John Van Gelderen – Much More Than Carpentry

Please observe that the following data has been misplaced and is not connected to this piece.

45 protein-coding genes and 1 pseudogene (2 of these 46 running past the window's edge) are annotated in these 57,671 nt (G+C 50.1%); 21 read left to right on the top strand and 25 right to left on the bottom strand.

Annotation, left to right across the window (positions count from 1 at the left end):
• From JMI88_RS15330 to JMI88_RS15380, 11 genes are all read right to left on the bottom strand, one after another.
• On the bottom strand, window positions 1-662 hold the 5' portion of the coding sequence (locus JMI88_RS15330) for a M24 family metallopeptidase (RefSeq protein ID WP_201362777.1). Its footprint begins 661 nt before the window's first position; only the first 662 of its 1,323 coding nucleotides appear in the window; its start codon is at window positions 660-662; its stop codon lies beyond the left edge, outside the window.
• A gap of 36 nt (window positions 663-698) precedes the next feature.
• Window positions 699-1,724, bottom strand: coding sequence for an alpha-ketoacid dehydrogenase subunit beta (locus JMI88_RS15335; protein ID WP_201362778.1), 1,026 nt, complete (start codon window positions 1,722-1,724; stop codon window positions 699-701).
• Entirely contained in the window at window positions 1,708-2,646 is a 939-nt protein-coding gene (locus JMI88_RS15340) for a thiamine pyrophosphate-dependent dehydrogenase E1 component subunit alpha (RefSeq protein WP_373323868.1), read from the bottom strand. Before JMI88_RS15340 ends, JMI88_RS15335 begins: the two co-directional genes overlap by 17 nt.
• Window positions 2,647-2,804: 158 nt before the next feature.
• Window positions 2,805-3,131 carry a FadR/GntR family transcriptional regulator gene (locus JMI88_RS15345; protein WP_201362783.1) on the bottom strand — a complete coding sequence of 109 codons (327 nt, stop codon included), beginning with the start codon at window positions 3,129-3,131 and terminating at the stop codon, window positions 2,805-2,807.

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  Sadly, my travelling friend, Helen, and her family suffered a profound loss in May of 2010. Helen's father suddenly passed away at the age of 80. Before his death, he had started writing his biography, but had only several pages of assorted information roughly jotted down. Helen gave me these notes to fashion into a finished product for her father's descendents to enjoy. Helen, her sister, Marian, and their mother were able to fill in a few gaps for me. This is a condensed version of his biography: